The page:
Bill Connelly’s gone back through at least 1991 re-ranking teams using the S&P+ metric. It’s been a fun read. There are national stories to revisit, you can chart the rise and fall of SEC powers, and of course there’s the Georgia angle.
What was Georgia’s best team since 1991? It wasn’t 2007 (10th in the national S&P+ rankings) or 2012 (7th) or even the SEC championship teams of 2005 (7th) and 2002 (5th). Jim Donnan’s best team, 1997, came in 12th, a finish that would be eclipsed in five of Mark Richt’s first seven seasons.
Georgia’s best team, according to this metric, was the 2003 SEC East championship squad (*). That team finished in a three-way tie for the division title and advanced to the title game thanks to its high BCS ranking. The 2003 Dawgs finished with three losses with two coming against eventual national champion LSU. But that team still earned a #4 spot in the S&P+ rankings thanks in large part to the best Georgia defense since…you tell me.
Connelly helpfully provides the offense and defense S&P+ rankings along with his overall list, and it’s no surprise that the 2003 defense was the second-best in the nation behind only LSU. That was a nasty defense from the opening shutout at Clemson to the dominant second and third quarters in Knoxville to Odell Thurman chugging his way 99 yards down the sideline against Auburn. That defense was packed with playmakers and future pros from the defensive line to linebacker to the slobberknocking secondary.
The 2000 rankings also caught my eye. That was a strange year with a polarizing coach and quarterback, a star tailback in the doghouse, a devastating loss in the second game of the season, midseason quarterback turmoil, and a year-end collapse that led to a coaching change. Not the most stable of seasons.
The 2000 defense was talented (hence Donnan’s infamous “55 years” comment) but still very much symptomatic of the season’s instability. It was led by the third coordinator in three years after the disaster of 1999 (61th rated defense.) It relied on a converted wide receiver to start at safety. It was put in difficult spots by an offense that ranked only 41st.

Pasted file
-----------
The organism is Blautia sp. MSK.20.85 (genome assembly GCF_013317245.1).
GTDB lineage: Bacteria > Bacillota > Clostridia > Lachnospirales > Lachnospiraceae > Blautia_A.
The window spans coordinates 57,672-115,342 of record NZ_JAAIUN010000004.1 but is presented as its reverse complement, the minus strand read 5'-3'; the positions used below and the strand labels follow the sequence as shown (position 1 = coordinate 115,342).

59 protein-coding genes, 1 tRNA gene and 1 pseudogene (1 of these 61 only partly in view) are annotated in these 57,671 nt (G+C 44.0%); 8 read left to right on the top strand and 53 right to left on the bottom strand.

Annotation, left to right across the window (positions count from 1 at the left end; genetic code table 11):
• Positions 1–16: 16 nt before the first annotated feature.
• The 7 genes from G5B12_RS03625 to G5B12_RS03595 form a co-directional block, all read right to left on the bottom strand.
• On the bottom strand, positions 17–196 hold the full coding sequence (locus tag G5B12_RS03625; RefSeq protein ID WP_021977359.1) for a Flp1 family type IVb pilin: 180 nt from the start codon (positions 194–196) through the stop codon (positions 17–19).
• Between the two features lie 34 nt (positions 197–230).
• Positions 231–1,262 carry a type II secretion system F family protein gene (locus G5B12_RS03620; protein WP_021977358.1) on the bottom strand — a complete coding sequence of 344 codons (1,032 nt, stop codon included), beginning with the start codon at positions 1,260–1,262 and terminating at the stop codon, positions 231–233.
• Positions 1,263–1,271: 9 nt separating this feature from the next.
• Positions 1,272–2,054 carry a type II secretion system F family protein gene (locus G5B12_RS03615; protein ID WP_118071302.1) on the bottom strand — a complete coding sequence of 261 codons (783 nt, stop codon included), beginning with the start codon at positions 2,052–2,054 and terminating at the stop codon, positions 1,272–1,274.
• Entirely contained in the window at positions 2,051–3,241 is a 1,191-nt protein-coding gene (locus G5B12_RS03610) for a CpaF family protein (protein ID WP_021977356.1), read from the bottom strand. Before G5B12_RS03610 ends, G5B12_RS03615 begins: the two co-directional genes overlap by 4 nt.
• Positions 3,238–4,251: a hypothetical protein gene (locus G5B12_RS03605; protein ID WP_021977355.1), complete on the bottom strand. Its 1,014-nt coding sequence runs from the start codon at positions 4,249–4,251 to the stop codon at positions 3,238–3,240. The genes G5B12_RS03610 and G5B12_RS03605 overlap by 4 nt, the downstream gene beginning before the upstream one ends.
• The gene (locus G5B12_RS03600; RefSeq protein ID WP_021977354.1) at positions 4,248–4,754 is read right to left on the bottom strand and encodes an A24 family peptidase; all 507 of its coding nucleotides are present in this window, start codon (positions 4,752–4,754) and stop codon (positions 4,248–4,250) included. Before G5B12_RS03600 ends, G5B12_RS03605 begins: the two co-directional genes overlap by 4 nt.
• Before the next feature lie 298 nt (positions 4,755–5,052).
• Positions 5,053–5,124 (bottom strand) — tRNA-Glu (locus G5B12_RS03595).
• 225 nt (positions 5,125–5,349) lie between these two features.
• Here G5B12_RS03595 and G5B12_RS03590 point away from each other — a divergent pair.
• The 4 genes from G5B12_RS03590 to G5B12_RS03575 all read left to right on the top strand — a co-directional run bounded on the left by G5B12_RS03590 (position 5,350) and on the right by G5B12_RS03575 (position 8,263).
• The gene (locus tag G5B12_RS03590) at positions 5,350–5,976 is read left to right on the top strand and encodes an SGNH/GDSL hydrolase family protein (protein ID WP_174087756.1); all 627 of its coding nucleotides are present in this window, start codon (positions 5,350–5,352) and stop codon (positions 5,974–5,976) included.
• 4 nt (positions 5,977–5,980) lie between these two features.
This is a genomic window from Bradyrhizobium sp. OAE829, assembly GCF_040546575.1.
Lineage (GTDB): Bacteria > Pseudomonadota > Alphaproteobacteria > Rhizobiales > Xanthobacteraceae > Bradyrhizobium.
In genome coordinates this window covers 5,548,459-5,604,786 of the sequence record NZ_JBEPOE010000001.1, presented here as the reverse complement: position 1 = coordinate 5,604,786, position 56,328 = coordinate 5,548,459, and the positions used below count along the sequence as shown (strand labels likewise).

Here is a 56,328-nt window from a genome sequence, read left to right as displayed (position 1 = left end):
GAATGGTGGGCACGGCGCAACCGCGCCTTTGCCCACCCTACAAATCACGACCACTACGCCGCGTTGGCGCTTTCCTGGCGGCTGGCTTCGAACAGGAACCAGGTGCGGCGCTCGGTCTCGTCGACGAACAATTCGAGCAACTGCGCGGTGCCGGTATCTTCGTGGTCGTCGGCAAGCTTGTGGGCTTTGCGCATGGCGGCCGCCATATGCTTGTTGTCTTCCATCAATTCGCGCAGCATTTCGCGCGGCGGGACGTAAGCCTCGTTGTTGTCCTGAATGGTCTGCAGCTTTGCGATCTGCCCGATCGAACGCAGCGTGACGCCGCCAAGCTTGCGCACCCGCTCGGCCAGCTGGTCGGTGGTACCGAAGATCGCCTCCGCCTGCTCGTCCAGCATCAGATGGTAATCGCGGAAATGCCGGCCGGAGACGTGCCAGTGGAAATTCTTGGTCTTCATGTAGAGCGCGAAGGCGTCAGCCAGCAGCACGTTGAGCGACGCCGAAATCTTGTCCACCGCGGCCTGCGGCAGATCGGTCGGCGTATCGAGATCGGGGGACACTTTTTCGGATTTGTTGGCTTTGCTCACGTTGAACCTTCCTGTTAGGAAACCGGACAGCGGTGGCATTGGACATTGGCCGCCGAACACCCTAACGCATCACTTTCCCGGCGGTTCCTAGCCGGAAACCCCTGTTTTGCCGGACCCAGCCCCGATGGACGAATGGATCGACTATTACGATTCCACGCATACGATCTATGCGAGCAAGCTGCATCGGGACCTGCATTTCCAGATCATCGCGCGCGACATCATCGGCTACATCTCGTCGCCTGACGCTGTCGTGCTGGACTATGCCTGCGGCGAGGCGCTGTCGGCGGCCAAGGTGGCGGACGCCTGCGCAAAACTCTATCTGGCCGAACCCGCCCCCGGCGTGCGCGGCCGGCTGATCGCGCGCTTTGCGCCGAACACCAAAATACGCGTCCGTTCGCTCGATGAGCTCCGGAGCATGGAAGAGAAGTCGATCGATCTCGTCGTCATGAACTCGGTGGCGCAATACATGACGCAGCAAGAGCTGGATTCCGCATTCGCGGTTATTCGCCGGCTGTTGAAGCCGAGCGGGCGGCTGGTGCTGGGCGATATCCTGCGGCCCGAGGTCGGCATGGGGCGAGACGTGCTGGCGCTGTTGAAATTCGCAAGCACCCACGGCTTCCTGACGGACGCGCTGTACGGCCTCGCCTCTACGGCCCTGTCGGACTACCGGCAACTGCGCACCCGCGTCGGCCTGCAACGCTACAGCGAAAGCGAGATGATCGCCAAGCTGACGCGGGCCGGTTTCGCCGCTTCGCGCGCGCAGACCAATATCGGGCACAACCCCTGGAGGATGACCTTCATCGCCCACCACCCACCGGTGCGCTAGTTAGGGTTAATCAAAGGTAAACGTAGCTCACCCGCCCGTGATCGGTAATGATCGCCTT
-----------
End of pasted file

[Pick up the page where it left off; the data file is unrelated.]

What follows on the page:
But with the offense in turmoil and the head coach under fire, the 2000 defense was still tenth in the nation (again, according to S&P+.) Things slid on defense towards the end of the year as they slid across the board, but it all comes back to the Tennessee game. The Dawgs don’t snap the decade-long losing streak without, as Larry Munson called them that night, “the beautiful defense” making stop after stop.
The defense was led that year by Gary Gibbs, a former Oklahoma head coach who had been out of coaching for several seasons. Donnan had worked with Gibbs at Oklahoma on the great Sooner teams of the 1980s and brought in a known veteran coach with a more professional reputation to follow the (putting it kindly) contentious Kevin Ramsey experiment of 1999. Hiring Gibbs worked – in just one season Gibbs improved the defense from 61st to 10th in the S&P+ ranking.
Unfortunately Gibbs’ improvement on defense wasn’t enough to overcome the unraveling on the other side of the ball. It did lay a nice foundation for what was to come. The defense only slid to 17th in 2001 in Brian VanGorder’s first season as coordinator, but it really came into its own with defenses ranked #5, #2, and #3 from 2002-2004. Since those three seasons though, only the 2011 defense (S&P+ 8th) was more highly rated than Gibbs’ only showing in 2000. He’d go on to coach an SEC champion unit at LSU in 2001 before making the jump to the NFL.
(*) – As good as that 2003 team was, it was only the 47th best team of the 2000s. While Georgia was consistently good enough to have the 8th best program of the 2000s in average S&P+ percentile rating, there haven’t been any truly great Georgia teams on the level of 2005 Texas or 2001 Miami that we hold up as some of the best of the 2000s. We talk about a few of those teams – 2002, 2007, 2012 – being a couple of plays or breaks away from playing for larger things, but even those very good teams would have been punching above their weight.